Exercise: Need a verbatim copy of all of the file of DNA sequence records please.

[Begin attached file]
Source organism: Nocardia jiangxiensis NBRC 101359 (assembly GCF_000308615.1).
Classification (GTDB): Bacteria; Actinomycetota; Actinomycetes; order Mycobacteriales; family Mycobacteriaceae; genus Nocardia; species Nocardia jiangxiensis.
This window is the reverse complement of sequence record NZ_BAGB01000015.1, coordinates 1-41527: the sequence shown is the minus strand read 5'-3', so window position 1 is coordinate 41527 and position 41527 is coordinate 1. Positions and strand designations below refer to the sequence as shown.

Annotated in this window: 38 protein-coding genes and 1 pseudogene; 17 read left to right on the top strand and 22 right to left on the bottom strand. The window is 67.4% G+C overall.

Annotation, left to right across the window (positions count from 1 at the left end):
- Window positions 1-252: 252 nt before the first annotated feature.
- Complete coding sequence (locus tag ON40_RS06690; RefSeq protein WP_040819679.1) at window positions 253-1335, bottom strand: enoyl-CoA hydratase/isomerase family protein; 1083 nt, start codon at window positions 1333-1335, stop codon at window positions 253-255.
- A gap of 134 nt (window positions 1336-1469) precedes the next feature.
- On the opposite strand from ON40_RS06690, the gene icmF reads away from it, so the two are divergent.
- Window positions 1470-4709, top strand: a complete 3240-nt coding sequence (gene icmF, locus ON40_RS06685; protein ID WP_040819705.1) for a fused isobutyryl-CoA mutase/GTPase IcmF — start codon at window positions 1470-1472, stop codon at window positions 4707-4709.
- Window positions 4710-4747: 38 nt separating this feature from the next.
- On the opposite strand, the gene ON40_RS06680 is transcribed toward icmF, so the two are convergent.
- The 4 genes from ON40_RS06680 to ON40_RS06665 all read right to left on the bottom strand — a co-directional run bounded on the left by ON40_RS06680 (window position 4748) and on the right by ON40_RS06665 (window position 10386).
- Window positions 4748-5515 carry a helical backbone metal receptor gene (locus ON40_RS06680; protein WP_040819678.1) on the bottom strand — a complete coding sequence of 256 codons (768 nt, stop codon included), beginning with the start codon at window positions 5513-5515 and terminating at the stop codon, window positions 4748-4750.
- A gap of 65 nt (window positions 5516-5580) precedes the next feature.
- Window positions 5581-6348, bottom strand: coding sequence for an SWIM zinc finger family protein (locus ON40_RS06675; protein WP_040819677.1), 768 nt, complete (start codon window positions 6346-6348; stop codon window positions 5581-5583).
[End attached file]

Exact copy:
Source organism: Nocardia jiangxiensis NBRC 101359 (assembly GCF_000308615.1).
Classification (GTDB): Bacteria; Actinomycetota; Actinomycetes; order Mycobacteriales; family Mycobacteriaceae; genus Nocardia; species Nocardia jiangxiensis.
This window is the reverse complement of sequence record NZ_BAGB01000015.1, coordinates 1-41527: the sequence shown is the minus strand read 5'-3', so window position 1 is coordinate 41527 and position 41527 is coordinate 1. Positions and strand designations below refer to the sequence as shown.

Annotated in this window: 38 protein-coding genes and 1 pseudogene; 17 read left to right on the top strand and 22 right to left on the bottom strand. The window is 67.4% G+C overall.

Annotation, left to right across the window (positions count from 1 at the left end):
- Window positions 1-252: 252 nt before the first annotated feature.
- Complete coding sequence (locus tag ON40_RS06690; RefSeq protein WP_040819679.1) at window positions 253-1335, bottom strand: enoyl-CoA hydratase/isomerase family protein; 1083 nt, start codon at window positions 1333-1335, stop codon at window positions 253-255.
- A gap of 134 nt (window positions 1336-1469) precedes the next feature.
- On the opposite strand from ON40_RS06690, the gene icmF reads away from it, so the two are divergent.
- Window positions 1470-4709, top strand: a complete 3240-nt coding sequence (gene icmF, locus ON40_RS06685; protein ID WP_040819705.1) for a fused isobutyryl-CoA mutase/GTPase IcmF — start codon at window positions 1470-1472, stop codon at window positions 4707-4709.
- Window positions 4710-4747: 38 nt separating this feature from the next.
- On the opposite strand, the gene ON40_RS06680 is transcribed toward icmF, so the two are convergent.
- The 4 genes from ON40_RS06680 to ON40_RS06665 all read right to left on the bottom strand — a co-directional run bounded on the left by ON40_RS06680 (window position 4748) and on the right by ON40_RS06665 (window position 10386).
- Window positions 4748-5515 carry a helical backbone metal receptor gene (locus ON40_RS06680; protein WP_040819678.1) on the bottom strand — a complete coding sequence of 256 codons (768 nt, stop codon included), beginning with the start codon at window positions 5513-5515 and terminating at the stop codon, window positions 4748-4750.
- A gap of 65 nt (window positions 5516-5580) precedes the next feature.
- Window positions 5581-6348, bottom strand: coding sequence for an SWIM zinc finger family protein (locus ON40_RS06675; protein WP_040819677.1), 768 nt, complete (start codon window positions 6346-6348; stop codon window positions 5581-5583).